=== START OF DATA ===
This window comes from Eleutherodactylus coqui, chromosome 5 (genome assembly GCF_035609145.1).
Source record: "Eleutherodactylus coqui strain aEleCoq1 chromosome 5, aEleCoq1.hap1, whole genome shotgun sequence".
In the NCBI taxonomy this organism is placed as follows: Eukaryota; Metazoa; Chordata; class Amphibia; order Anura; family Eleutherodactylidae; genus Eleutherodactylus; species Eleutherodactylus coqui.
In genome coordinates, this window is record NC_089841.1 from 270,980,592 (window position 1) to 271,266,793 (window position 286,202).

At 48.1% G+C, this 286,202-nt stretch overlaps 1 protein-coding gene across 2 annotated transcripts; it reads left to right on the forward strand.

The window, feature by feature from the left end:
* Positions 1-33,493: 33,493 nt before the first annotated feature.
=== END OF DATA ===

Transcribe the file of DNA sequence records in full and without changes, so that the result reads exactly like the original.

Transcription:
This window comes from Eleutherodactylus coqui, chromosome 5 (genome assembly GCF_035609145.1).
Source record: "Eleutherodactylus coqui strain aEleCoq1 chromosome 5, aEleCoq1.hap1, whole genome shotgun sequence".
In the NCBI taxonomy this organism is placed as follows: Eukaryota; Metazoa; Chordata; class Amphibia; order Anura; family Eleutherodactylidae; genus Eleutherodactylus; species Eleutherodactylus coqui.
In genome coordinates, this window is record NC_089841.1 from 270,980,592 (window position 1) to 271,266,793 (window position 286,202).

At 48.1% G+C, this 286,202-nt stretch overlaps 1 protein-coding gene across 2 annotated transcripts; it reads left to right on the forward strand.

The window, feature by feature from the left end:
* Positions 1-33,493: 33,493 nt before the first annotated feature.